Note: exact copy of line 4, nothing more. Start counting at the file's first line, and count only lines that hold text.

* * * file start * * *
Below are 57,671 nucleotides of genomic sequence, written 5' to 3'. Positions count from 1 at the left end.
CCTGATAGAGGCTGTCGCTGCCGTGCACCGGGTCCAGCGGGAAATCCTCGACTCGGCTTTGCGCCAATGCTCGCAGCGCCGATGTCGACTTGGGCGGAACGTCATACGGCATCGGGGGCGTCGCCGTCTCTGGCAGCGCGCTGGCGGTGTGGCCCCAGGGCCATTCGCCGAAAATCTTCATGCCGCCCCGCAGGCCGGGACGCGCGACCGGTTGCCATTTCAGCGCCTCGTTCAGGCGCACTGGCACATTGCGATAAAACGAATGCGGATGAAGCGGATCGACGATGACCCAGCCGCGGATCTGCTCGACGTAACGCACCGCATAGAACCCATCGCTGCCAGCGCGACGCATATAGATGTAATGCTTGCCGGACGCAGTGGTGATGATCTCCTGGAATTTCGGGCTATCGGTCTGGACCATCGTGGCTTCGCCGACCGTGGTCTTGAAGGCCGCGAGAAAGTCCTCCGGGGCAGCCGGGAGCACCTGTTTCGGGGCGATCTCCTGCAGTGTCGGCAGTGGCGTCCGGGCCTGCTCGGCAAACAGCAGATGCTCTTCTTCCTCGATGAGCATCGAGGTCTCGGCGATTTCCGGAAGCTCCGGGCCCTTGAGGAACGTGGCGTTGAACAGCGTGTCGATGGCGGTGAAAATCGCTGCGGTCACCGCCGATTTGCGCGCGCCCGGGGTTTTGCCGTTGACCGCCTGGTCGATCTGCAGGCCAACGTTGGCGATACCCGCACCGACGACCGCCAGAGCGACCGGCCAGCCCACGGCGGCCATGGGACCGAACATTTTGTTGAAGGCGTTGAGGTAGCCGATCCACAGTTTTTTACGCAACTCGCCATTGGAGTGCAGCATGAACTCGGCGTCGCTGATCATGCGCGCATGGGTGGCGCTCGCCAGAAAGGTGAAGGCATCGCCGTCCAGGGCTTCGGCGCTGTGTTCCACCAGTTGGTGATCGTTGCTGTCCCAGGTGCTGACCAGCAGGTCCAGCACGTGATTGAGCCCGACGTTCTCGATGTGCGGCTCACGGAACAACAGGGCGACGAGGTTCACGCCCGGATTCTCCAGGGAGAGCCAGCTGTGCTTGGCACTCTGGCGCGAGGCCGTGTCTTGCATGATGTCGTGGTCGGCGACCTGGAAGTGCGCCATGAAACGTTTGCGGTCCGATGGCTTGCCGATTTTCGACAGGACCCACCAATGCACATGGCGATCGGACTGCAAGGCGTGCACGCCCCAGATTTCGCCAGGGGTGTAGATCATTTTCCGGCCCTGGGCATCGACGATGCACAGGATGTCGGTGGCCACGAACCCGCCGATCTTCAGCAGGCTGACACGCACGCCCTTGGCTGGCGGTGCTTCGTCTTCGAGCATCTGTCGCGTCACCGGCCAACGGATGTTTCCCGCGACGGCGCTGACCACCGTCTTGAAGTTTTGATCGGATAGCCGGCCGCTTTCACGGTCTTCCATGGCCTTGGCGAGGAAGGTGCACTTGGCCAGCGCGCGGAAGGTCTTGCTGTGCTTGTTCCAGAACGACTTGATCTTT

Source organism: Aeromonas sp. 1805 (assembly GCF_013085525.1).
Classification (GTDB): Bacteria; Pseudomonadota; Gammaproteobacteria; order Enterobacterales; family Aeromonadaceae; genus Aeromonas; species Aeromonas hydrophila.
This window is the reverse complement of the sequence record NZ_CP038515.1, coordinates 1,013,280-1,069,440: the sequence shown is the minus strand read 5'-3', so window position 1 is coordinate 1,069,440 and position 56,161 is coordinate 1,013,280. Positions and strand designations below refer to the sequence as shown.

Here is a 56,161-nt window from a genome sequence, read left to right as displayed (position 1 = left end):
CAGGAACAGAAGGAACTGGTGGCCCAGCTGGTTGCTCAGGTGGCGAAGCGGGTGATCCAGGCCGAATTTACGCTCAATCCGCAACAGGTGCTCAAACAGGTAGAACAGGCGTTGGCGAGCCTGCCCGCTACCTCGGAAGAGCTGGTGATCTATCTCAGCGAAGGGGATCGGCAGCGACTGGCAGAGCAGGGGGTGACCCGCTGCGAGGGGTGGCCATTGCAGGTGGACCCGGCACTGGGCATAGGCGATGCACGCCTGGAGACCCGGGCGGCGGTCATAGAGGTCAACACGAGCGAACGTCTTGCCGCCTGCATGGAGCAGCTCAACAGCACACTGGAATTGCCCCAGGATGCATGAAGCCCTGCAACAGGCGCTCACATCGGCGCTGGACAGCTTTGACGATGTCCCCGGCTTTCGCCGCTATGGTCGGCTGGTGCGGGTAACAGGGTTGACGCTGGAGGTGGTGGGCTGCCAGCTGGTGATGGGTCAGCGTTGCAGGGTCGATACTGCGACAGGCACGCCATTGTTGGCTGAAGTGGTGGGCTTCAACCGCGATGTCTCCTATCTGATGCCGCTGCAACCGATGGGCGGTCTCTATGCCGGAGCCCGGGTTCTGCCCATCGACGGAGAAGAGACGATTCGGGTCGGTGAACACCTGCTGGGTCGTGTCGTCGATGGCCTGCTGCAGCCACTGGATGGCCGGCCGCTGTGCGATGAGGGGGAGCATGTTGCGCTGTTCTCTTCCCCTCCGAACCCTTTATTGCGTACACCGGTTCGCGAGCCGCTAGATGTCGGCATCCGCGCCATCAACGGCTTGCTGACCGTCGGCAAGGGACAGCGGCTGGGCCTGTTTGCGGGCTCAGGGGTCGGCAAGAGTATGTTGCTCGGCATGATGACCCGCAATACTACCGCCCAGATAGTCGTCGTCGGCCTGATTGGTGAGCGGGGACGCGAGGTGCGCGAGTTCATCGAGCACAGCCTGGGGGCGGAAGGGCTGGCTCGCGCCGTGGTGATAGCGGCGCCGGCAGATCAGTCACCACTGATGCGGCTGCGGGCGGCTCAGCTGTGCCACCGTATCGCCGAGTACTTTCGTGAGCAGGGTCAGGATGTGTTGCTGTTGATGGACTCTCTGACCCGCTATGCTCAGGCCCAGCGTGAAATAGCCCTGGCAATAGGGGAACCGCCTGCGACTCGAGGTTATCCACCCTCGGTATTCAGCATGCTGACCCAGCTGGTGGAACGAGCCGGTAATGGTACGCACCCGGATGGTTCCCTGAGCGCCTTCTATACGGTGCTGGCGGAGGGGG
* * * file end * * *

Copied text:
Classification (GTDB): Bacteria; Pseudomonadota; Gammaproteobacteria; order Enterobacterales; family Aeromonadaceae; genus Aeromonas; species Aeromonas hydrophila.